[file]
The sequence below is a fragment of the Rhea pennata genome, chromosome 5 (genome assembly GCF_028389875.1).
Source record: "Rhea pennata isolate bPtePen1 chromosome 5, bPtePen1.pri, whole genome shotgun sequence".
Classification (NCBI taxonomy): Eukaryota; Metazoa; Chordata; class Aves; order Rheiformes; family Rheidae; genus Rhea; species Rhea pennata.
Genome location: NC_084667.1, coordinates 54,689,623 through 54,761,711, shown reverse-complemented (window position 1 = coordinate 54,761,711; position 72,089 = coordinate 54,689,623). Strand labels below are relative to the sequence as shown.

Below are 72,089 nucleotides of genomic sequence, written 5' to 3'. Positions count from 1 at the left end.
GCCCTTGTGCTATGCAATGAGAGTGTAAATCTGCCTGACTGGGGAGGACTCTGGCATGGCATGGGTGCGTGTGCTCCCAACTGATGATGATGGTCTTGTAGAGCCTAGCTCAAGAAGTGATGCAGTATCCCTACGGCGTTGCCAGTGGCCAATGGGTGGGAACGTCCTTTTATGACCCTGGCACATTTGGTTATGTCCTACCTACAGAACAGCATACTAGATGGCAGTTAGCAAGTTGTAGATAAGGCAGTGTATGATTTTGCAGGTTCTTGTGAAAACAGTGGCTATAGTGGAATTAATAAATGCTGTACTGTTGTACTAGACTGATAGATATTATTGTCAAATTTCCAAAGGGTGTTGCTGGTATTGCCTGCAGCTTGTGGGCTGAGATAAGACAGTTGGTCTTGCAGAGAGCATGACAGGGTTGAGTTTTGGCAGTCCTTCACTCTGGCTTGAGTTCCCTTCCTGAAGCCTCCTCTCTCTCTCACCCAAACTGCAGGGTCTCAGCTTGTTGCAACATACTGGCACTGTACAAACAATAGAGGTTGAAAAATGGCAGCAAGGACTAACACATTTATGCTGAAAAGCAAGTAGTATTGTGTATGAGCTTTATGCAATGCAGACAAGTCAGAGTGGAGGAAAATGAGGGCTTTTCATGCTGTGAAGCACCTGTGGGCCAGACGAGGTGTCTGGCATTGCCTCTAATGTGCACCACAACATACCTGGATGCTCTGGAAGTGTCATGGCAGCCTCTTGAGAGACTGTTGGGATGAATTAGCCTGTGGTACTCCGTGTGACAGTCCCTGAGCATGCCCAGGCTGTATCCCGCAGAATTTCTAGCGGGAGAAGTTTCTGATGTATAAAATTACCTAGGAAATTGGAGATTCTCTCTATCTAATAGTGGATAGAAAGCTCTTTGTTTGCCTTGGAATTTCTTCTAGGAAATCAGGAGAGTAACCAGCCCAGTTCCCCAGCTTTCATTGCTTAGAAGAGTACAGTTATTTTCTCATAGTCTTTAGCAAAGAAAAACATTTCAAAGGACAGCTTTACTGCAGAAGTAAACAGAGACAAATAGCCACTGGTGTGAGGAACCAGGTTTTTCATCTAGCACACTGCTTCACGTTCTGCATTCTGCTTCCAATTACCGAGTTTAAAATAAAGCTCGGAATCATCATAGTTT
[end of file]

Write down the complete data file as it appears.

The sequence below is a fragment of the Rhea pennata genome, chromosome 5 (genome assembly GCF_028389875.1).
Source record: "Rhea pennata isolate bPtePen1 chromosome 5, bPtePen1.pri, whole genome shotgun sequence".
Classification (NCBI taxonomy): Eukaryota; Metazoa; Chordata; class Aves; order Rheiformes; family Rheidae; genus Rhea; species Rhea pennata.
Genome location: NC_084667.1, coordinates 54,689,623 through 54,761,711, shown reverse-complemented (window position 1 = coordinate 54,761,711; position 72,089 = coordinate 54,689,623). Strand labels below are relative to the sequence as shown.

Below are 72,089 nucleotides of genomic sequence, written 5' to 3'. Positions count from 1 at the left end.
GCCCTTGTGCTATGCAATGAGAGTGTAAATCTGCCTGACTGGGGAGGACTCTGGCATGGCATGGGTGCGTGTGCTCCCAACTGATGATGATGGTCTTGTAGAGCCTAGCTCAAGAAGTGATGCAGTATCCCTACGGCGTTGCCAGTGGCCAATGGGTGGGAACGTCCTTTTATGACCCTGGCACATTTGGTTATGTCCTACCTACAGAACAGCATACTAGATGGCAGTTAGCAAGTTGTAGATAAGGCAGTGTATGATTTTGCAGGTTCTTGTGAAAACAGTGGCTATAGTGGAATTAATAAATGCTGTACTGTTGTACTAGACTGATAGATATTATTGTCAAATTTCCAAAGGGTGTTGCTGGTATTGCCTGCAGCTTGTGGGCTGAGATAAGACAGTTGGTCTTGCAGAGAGCATGACAGGGTTGAGTTTTGGCAGTCCTTCACTCTGGCTTGAGTTCCCTTCCTGAAGCCTCCTCTCTCTCTCACCCAAACTGCAGGGTCTCAGCTTGTTGCAACATACTGGCACTGTACAAACAATAGAGGTTGAAAAATGGCAGCAAGGACTAACACATTTATGCTGAAAAGCAAGTAGTATTGTGTATGAGCTTTATGCAATGCAGACAAGTCAGAGTGGAGGAAAATGAGGGCTTTTCATGCTGTGAAGCACCTGTGGGCCAGACGAGGTGTCTGGCATTGCCTCTAATGTGCACCACAACATACCTGGATGCTCTGGAAGTGTCATGGCAGCCTCTTGAGAGACTGTTGGGATGAATTAGCCTGTGGTACTCCGTGTGACAGTCCCTGAGCATGCCCAGGCTGTATCCCGCAGAATTTCTAGCGGGAGAAGTTTCTGATGTATAAAATTACCTAGGAAATTGGAGATTCTCTCTATCTAATAGTGGATAGAAAGCTCTTTGTTTGCCTTGGAATTTCTTCTAGGAAATCAGGAGAGTAACCAGCCCAGTTCCCCAGCTTTCATTGCTTAGAAGAGTACAGTTATTTTCTCATAGTCTTTAGCAAAGAAAAACATTTCAAAGGACAGCTTTACTGCAGAAGTAAACAGAGACAAATAGCCACTGGTGTGAGGAACCAGGTTTTTCATCTAGCACACTGCTTCACGTTCTGCATTCTGCTTCCAATTACCGAGTTTAAAATAAAGCTCGGAATCATCATAGTTT